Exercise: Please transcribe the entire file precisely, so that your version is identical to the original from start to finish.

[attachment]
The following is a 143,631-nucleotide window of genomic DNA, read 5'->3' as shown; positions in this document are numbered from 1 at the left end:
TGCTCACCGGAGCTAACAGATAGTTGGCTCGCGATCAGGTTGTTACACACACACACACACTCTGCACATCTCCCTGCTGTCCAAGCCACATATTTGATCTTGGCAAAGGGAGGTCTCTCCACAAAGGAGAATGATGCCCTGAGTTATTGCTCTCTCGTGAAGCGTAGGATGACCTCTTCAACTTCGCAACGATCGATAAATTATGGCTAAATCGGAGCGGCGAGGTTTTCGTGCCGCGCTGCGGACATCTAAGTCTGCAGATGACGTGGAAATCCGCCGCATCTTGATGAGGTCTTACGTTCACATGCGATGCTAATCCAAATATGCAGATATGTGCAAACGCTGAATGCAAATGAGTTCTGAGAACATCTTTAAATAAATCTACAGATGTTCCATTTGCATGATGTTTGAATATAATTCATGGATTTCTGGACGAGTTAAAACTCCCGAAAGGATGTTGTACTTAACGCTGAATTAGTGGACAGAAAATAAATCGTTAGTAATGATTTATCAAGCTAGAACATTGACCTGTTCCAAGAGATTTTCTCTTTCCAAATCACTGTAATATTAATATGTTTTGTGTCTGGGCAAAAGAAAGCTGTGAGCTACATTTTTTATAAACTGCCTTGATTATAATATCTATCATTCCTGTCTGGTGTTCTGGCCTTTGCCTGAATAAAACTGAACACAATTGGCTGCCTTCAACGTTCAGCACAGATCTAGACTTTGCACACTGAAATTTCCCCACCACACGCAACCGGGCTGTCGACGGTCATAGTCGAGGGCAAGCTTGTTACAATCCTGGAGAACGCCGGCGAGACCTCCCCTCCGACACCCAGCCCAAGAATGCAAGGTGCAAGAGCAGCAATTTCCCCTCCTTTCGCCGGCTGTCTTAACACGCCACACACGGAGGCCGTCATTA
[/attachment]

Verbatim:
The following is a 143,631-nucleotide window of genomic DNA, read 5'->3' as shown; positions in this document are numbered from 1 at the left end:
TGCTCACCGGAGCTAACAGATAGTTGGCTCGCGATCAGGTTGTTACACACACACACACACTCTGCACATCTCCCTGCTGTCCAAGCCACATATTTGATCTTGGCAAAGGGAGGTCTCTCCACAAAGGAGAATGATGCCCTGAGTTATTGCTCTCTCGTGAAGCGTAGGATGACCTCTTCAACTTCGCAACGATCGATAAATTATGGCTAAATCGGAGCGGCGAGGTTTTCGTGCCGCGCTGCGGACATCTAAGTCTGCAGATGACGTGGAAATCCGCCGCATCTTGATGAGGTCTTACGTTCACATGCGATGCTAATCCAAATATGCAGATATGTGCAAACGCTGAATGCAAATGAGTTCTGAGAACATCTTTAAATAAATCTACAGATGTTCCATTTGCATGATGTTTGAATATAATTCATGGATTTCTGGACGAGTTAAAACTCCCGAAAGGATGTTGTACTTAACGCTGAATTAGTGGACAGAAAATAAATCGTTAGTAATGATTTATCAAGCTAGAACATTGACCTGTTCCAAGAGATTTTCTCTTTCCAAATCACTGTAATATTAATATGTTTTGTGTCTGGGCAAAAGAAAGCTGTGAGCTACATTTTTTATAAACTGCCTTGATTATAATATCTATCATTCCTGTCTGGTGTTCTGGCCTTTGCCTGAATAAAACTGAACACAATTGGCTGCCTTCAACGTTCAGCACAGATCTAGACTTTGCACACTGAAATTTCCCCACCACACGCAACCGGGCTGTCGACGGTCATAGTCGAGGGCAAGCTTGTTACAATCCTGGAGAACGCCGGCGAGACCTCCCCTCCGACACCCAGCCCAAGAATGCAAGGTGCAAGAGCAGCAATTTCCCCTCCTTTCGCCGGCTGTCTTAACACGCCACACACGGAGGCCGTCATTA